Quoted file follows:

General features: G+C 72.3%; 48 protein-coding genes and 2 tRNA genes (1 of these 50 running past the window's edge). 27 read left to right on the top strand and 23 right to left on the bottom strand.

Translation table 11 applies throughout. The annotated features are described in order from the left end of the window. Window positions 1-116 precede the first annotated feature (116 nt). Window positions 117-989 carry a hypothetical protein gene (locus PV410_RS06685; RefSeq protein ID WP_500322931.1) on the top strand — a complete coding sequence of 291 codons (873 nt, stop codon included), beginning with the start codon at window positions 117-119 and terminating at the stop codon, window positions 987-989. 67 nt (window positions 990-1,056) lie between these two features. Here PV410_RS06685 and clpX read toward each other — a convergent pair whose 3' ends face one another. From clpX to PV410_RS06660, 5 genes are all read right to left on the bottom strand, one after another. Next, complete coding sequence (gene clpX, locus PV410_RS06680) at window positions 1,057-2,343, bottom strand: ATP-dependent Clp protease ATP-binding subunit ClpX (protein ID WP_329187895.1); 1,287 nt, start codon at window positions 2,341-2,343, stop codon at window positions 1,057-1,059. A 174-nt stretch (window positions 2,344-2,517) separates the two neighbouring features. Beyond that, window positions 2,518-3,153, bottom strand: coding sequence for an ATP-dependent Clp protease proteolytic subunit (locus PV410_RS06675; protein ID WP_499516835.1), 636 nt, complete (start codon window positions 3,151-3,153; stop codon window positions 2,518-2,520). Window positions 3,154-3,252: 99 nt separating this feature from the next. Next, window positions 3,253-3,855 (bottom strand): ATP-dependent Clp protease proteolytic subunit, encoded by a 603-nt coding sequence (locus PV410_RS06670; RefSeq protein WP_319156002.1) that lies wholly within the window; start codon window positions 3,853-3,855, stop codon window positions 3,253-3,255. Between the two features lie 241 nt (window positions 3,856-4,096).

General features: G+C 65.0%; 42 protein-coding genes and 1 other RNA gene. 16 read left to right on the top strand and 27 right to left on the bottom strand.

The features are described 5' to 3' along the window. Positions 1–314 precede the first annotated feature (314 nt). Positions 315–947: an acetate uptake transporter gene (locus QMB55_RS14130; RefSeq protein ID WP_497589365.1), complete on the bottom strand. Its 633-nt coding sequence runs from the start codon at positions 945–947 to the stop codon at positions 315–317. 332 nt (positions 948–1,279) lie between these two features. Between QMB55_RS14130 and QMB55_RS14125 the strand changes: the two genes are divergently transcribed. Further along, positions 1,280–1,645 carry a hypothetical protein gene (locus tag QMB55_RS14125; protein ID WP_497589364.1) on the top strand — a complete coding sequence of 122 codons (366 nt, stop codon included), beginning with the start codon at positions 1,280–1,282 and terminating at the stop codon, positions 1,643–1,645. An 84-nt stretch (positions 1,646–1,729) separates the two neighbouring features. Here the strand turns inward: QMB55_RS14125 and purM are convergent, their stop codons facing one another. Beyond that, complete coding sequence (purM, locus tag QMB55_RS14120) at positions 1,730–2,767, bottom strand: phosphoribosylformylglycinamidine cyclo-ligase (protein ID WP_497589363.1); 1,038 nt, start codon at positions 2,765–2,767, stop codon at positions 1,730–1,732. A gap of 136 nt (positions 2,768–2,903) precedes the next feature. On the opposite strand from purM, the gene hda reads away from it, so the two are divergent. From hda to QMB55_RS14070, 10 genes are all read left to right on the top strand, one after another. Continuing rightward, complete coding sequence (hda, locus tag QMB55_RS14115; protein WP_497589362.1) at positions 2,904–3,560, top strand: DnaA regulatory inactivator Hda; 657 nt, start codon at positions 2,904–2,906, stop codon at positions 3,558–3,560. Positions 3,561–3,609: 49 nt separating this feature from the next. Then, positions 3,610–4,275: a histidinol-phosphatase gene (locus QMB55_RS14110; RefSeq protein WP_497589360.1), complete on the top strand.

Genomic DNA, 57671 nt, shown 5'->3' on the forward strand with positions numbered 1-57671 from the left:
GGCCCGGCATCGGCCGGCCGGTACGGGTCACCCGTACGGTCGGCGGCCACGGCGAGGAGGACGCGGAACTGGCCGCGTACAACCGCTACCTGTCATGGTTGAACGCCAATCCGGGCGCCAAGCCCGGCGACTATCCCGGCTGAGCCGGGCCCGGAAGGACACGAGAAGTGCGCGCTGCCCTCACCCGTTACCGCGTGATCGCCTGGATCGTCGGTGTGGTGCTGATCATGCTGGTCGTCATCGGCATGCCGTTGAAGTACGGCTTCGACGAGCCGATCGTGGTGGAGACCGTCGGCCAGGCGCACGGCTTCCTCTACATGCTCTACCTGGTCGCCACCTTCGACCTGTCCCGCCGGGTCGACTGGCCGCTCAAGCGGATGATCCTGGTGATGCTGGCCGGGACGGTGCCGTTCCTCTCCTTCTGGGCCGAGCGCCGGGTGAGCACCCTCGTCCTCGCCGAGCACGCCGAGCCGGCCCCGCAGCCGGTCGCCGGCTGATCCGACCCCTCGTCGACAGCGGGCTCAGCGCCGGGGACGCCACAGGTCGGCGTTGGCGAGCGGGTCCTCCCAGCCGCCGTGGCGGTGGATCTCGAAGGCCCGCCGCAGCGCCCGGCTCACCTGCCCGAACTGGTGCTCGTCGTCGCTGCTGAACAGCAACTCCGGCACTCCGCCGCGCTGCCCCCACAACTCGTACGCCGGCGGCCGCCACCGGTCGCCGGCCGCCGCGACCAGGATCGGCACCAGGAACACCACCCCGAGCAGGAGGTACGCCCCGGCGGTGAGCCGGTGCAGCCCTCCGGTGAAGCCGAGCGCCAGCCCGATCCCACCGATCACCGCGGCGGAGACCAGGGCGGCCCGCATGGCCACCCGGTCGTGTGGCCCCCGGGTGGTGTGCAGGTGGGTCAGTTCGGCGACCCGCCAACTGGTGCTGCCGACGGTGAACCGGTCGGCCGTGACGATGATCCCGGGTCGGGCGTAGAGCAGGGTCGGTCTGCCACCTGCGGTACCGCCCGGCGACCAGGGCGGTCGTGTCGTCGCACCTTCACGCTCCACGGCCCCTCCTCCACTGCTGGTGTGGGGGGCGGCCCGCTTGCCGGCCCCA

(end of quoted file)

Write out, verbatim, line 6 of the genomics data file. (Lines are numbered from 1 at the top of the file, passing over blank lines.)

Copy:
GGCCCGGCATCGGCCGGCCGGTACGGGTCACCCGTACGGTCGGCGGCCACGGCGAGGAGGACGCGGAACTGGCCGCGTACAACCGCTACCTGTCATGGTTGAACGCCAATCCGGGCGCCAAGCCCGGCGACTATCCCGGCTGAGCCGGGCCCGGAAGGACACGAGAAGTGCGCGCTGCCCTCACCCGTTACCGCGTGATCGCCTGGATCGTCGGTGTGGTGCTGATCATGCTGGTCGTCATCGGCATGCCGTTGAAGTACGGCTTCGACGAGCCGATCGTGGTGGAGACCGTCGGCCAGGCGCACGGCTTCCTCTACATGCTCTACCTGGTCGCCACCTTCGACCTGTCCCGCCGGGTCGACTGGCCGCTCAAGCGGATGATCCTGGTGATGCTGGCCGGGACGGTGCCGTTCCTCTCCTTCTGGGCCGAGCGCCGGGTGAGCACCCTCGTCCTCGCCGAGCACGCCGAGCCGGCCCCGCAGCCGGTCGCCGGCTGATCCGACCCCTCGTCGACAGCGGGCTCAGCGCCGGGGACGCCACAGGTCGGCGTTGGCGAGCGGGTCCTCCCAGCCGCCGTGGCGGTGGATCTCGAAGGCCCGCCGCAGCGCCCGGCTCACCTGCCCGAACTGGTGCTCGTCGTCGCTGCTGAACAGCAACTCCGGCACTCCGCCGCGCTGCCCCCACAACTCGTACGCCGGCGGCCGCCACCGGTCGCCGGCCGCCGCGACCAGGATCGGCACCAGGAACACCACCCCGAGCAGGAGGTACGCCCCGGCGGTGAGCCGGTGCAGCCCTCCGGTGAAGCCGAGCGCCAGCCCGATCCCACCGATCACCGCGGCGGAGACCAGGGCGGCCCGCATGGCCACCCGGTCGTGTGGCCCCCGGGTGGTGTGCAGGTGGGTCAGTTCGGCGACCCGCCAACTGGTGCTGCCGACGGTGAACCGGTCGGCCGTGACGATGATCCCGGGTCGGGCGTAGAGCAGGGTCGGTCTGCCACCTGCGGTACCGCCCGGCGACCAGGGCGGTCGTGTCGTCGCACCTTCACGCTCCACGGCCCCTCCTCCACTGCTGGTGTGGGGGGCGGCCCGCTTGCCGGCCCCA